“The judgement of plausibility should be grounded in scientific analysis. Analysis should be ongoing so that chosen actions are subject to review. Uncertainty may apply to, but need not be limited to, causality or the bounds of the possible harm.
    Actions are interventions that are undertaken before harm occurs that seek to avoid or diminish the harm. Actions should be chosen that are proportional to the seriousness of the potential harm, with consideration of their positive and negative consequences, and with an assessment of the moral implications of both action and inaction.”

    On that basis none of the examples you list would be considered a risk. There is a 1 in 11 million chance of dying in an airplane crash.

    What level of risk do you believe is the lowest that would be acceptable?

  10. Name Withheld says:

    The judgement of plausibility should be grounded in scientific analysis. Analysis should be ongoing so that chosen actions are subject to review. Uncertainty may apply to, but need not be limited to, causality or the bounds of the possible harm.
    Actions are interventions that are undertaken before harm occurs that seek to avoid or diminish the harm. Actions should be chosen that are proportional to the seriousness of the potential harm, with consideration of their positive and negative consequences, and with an assessment of the moral implications of both action and inaction.”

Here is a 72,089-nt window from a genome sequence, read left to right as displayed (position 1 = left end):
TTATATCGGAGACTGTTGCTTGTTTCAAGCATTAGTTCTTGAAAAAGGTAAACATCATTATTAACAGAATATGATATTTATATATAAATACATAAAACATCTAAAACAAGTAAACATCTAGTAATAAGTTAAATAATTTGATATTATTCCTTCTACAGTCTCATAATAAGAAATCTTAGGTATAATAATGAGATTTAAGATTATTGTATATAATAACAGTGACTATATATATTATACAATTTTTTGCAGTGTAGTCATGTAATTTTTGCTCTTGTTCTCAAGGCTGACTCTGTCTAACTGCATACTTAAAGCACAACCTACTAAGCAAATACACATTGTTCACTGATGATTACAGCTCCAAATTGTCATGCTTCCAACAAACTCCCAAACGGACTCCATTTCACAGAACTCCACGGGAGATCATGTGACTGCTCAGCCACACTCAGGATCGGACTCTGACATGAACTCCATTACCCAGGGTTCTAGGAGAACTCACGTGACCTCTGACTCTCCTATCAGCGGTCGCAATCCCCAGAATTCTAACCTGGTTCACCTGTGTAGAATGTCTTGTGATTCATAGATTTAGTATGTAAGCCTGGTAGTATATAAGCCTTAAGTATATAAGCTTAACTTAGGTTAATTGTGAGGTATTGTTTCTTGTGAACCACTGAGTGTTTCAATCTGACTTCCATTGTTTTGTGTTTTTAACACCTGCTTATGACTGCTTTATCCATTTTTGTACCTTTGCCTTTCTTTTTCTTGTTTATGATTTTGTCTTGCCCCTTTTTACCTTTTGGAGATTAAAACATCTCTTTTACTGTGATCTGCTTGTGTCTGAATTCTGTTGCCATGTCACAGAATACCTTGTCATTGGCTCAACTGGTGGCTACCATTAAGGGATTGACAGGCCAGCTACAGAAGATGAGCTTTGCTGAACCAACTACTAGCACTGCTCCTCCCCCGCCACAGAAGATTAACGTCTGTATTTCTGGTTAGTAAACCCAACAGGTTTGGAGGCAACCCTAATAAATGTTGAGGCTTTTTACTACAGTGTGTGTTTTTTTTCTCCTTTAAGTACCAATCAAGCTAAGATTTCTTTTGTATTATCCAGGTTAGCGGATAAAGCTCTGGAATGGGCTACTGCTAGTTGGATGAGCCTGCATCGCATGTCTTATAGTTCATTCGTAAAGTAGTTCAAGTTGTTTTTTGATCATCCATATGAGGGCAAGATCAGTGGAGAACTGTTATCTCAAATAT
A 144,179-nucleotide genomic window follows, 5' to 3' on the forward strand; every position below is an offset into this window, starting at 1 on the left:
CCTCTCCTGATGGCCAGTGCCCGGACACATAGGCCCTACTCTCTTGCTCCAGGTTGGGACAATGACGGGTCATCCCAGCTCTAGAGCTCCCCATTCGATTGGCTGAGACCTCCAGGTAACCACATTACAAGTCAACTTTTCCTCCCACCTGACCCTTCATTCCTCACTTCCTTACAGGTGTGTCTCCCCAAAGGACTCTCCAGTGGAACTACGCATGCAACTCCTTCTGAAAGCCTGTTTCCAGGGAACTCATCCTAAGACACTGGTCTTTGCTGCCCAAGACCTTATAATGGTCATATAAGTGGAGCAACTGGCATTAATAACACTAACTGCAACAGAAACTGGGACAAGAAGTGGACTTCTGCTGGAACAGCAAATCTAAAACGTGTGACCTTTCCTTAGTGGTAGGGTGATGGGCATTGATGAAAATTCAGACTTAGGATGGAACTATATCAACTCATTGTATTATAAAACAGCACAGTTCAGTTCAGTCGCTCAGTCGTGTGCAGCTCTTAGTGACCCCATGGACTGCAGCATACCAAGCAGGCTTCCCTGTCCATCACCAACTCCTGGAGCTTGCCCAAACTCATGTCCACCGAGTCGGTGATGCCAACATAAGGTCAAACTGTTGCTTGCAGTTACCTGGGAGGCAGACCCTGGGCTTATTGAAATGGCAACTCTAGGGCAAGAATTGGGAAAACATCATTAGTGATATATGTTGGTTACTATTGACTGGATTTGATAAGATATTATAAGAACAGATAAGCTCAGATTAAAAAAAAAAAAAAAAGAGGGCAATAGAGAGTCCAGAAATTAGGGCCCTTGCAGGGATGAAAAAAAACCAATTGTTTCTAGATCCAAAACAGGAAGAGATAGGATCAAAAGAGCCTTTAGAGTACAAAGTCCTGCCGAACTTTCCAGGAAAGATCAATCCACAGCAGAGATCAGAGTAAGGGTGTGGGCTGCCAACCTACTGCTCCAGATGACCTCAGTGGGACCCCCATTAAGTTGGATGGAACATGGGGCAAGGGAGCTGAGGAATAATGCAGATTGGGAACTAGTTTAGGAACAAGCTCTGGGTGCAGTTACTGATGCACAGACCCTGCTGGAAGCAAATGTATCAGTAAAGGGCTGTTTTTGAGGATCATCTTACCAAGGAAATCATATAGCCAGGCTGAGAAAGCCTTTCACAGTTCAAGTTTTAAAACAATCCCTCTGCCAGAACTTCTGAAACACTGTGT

Directly from Google…word for word.
    No original thoughts then?

    Imagine if you will, Andrei, the cavemen in their cave, a sabre-tooth tiger between them and their food…..
    The “sensible green” strides to the front of the cave and announces The Precautionary Principle
    Who’s going to leave the cave? But more importantly when is anyone going to leave the cave?

    Applying the precautionary principle would mean nothing would ever get done and no progress would ever be made Dave Kennedy

    Exactly!

    Idiots.

  11. Gravedodger says:

    Well we agree on one point Mr Kennedy, Melons and Nonsense are all too often synonymous.

    If it has a green outer skin and to some aficionadas a pink/red sweet sugary centre and somewhat dense in makeup then Melon is entirely appropriate as a descriptive noun.